Glencoe Day 2

We slept surprisingly well the first night, even though we had a couple of adventures taking Biggles for pee walks. He’d insisted on downing a whole bowlful of water just before bedtime, and each time we took him out through the awning flap he managed to get himself tied up in the guide ropes as only a Bigglet can. He even had a short woofing outburst at someone emerging from the shower block, but it didn’t interrupt the spectacularly loud snoring coming from one of the tents so I guess no harm was done.

The next day was thoroughly action packed! It started out with a short trip to a chemists in Fort William, because an excessively chewy chocolate eclair had stolen one of the fillings from my teeth. We then drove to the Glen Nevis visitor centre (where I put my new temporary filling kit to use) and set out on the 8 mile long “Glen Nevis and Polldubh Falls” trail. The walk basically takes you right round the loch at the foot of Ben Nevis. The first half of the walk is stunningly beautiful but the path is narrow and there are a few obstacles to negotiate!


The walk starts as you cross a little suspension footbridge. Signs warn that it’s only rated for 5 people at a time, but it doesn’t say anything about Beagles.



The first obstacle – sheep!

IMG_4505 - Obstacles on the Glen Nevis Trail!

Obstacle#2 – walk the pole, jump the stream or just plain get your feet wet. The choice is yours, as long as your Beagles agree with it!


Obstacle#3. At least it’s low enough to see over.


The scenery is worth all the effort though




And there’s plenty of fresh water for refreshment


..and for recharging Beagle cooling jackets

The halfway point of the walk is marked by the beautiful Polldubh Falls.


And if you’re brave enough – or dumb enough – the bottom of the falls is so deep you can jump into it from the bridge above!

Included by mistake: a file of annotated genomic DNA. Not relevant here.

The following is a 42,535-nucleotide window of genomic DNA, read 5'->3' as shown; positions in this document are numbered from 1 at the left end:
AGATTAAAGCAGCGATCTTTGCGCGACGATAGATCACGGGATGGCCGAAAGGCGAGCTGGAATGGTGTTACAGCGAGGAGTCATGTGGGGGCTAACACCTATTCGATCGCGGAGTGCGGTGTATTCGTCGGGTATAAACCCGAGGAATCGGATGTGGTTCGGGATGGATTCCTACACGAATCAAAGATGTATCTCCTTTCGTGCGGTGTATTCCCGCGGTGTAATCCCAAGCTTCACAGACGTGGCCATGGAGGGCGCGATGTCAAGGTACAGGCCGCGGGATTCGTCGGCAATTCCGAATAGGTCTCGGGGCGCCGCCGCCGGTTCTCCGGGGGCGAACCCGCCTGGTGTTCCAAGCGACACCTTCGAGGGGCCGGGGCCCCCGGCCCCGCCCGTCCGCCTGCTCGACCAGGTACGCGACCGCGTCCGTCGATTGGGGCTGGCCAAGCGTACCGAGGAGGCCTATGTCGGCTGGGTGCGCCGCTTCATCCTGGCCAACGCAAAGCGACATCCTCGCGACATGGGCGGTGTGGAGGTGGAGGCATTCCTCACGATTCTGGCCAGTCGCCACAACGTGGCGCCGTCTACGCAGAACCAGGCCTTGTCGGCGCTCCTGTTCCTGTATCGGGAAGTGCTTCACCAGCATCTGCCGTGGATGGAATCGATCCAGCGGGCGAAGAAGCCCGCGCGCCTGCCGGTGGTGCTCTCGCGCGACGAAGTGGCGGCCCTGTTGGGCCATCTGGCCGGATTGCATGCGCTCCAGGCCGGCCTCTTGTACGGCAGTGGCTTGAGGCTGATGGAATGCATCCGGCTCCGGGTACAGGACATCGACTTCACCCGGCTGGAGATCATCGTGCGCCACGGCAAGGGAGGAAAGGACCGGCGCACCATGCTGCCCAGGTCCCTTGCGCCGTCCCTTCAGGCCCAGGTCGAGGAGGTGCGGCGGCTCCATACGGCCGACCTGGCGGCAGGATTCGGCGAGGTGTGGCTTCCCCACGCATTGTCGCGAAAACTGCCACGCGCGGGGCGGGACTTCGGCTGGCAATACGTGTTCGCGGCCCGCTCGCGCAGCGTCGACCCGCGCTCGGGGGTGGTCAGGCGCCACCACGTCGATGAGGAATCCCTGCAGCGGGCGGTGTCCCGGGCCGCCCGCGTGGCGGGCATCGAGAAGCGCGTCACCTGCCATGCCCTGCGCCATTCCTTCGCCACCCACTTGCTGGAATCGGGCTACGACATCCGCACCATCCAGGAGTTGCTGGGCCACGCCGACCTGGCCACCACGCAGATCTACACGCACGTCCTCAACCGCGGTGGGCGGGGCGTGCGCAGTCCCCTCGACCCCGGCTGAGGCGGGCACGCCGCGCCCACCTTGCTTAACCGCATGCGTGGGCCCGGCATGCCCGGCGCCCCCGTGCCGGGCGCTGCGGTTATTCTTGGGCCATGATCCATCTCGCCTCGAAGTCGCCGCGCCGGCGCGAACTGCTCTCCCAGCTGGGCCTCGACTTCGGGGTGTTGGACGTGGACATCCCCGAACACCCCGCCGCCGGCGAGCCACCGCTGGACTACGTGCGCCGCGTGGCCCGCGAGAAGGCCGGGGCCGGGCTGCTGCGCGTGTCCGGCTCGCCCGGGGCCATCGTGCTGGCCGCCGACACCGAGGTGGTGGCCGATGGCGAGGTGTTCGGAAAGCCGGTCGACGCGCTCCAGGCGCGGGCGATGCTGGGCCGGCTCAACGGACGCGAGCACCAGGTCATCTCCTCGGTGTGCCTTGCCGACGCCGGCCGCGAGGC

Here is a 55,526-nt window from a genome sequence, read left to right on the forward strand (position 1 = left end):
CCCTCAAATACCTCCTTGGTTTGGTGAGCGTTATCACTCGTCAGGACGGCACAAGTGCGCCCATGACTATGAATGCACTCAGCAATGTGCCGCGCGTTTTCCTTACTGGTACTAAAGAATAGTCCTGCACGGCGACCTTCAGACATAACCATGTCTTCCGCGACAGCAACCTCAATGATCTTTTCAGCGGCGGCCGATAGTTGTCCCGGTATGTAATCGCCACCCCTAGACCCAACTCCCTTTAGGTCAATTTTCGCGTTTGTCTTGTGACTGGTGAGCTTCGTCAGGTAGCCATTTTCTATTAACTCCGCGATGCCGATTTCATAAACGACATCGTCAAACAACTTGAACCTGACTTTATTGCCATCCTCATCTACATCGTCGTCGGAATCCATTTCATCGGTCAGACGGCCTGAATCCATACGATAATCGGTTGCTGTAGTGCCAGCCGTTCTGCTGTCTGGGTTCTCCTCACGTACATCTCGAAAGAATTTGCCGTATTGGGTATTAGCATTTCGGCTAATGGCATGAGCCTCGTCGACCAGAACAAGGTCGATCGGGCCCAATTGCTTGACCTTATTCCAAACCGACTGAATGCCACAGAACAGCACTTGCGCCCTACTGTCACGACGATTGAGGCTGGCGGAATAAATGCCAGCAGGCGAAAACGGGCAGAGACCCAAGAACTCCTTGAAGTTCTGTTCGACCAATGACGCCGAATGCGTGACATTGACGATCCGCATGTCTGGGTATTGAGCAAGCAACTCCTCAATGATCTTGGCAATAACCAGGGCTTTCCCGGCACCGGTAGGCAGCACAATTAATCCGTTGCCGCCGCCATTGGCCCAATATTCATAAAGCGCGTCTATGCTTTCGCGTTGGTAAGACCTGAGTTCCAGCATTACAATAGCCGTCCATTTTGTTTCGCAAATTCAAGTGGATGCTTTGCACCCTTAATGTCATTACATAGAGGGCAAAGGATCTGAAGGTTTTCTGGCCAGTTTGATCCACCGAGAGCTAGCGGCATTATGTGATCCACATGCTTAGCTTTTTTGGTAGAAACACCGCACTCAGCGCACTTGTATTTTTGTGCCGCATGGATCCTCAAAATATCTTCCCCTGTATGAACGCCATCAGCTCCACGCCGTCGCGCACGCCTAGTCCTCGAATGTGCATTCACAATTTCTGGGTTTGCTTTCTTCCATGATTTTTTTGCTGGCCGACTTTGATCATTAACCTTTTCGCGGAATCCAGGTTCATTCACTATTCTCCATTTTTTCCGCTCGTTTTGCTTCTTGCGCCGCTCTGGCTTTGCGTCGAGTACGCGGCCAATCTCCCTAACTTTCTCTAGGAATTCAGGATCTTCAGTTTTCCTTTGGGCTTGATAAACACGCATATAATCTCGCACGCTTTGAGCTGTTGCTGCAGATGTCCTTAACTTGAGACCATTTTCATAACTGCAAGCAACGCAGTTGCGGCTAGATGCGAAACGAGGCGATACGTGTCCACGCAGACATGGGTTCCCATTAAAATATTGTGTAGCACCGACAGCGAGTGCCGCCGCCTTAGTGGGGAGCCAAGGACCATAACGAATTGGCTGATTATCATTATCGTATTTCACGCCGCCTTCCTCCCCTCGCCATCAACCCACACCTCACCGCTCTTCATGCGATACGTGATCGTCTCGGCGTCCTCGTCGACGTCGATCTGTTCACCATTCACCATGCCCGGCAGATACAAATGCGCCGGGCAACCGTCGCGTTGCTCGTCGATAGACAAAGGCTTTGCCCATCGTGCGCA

The second half of the walk is a fairly typical wide forest walk. It’d make a pretty good course for a training run as much of it is uphill and Ben Nevis is almost always in view to the right, but it pales in comparison to the beauty of the first half.

Eventually we arrived back at the visitor center, watered and fed ourselves and our beaglets, then headed off on yet another adventure: the Nevis Gorge and the Steall Falls. Just as you start on the trail you see a sign cautioning you to wear appropriate footwear, and a warning that there have been fatalities in previous years. This didn’t bother me because I’m quite sure-footed, and it didn’t bother the Beagles because (a) they can’t read and (b) they enjoy trips to the vet, but it did bother Susan. She’s not keen on heights and her hip problem makes her feel unsteady on narrow paths. Nevertheless we ventured onwards, and the sight of small kids and wobbly pensioners returning safely from the walk served to put the warnings in perspective.

IMG_4590 - Skull in the rocks

If the warning at the start of the walk doesn’t scare you, maybe the rock formations will. Can you see the skull?


Just take it steady..


..and keep a firm hold on your pooches, and you’ll be fine!

Suddenly the narrow rocky path explodes out into a wide flat valley with the falls just visible in the distance. The photographs just don’t do it justice; the terrain and scenery changed so abruptly I was instantly reminded of all those “hidden valley with dinosaurs” films I saw as a kid.


IMG_4695 - The way back from Steall Falls

IMG_4597 - On the way to Steall Falls

On your way to the falls you pass a cable bridge, which as far as I can tell serves no purpose other than amusement. There are plentiful opportunities for crossing the water using more conventional means, especially if you don’t mind getting your feet wet.


The falls themselves are the third highest in Scotland, and again despite trying my best I just couldn’t capture their spectacular beauty with the camera (although an Italian family that insisted on trying to get into every shot didn’t help!)

IMG_4649 - Steall Falls




We were there quite a while. I think you could quite easily spend the a whole day there – it’s just so relaxing with the sunshine and the sound of the water.

Later that evening I got a few more general shots of the Glencoe area. When I got back to the caravan the pups were mostly in comas after such a long and stimulating day, and despite my best efforts to stay awake, I soon joined them.



IMG_4767 - Ballachulish Bridge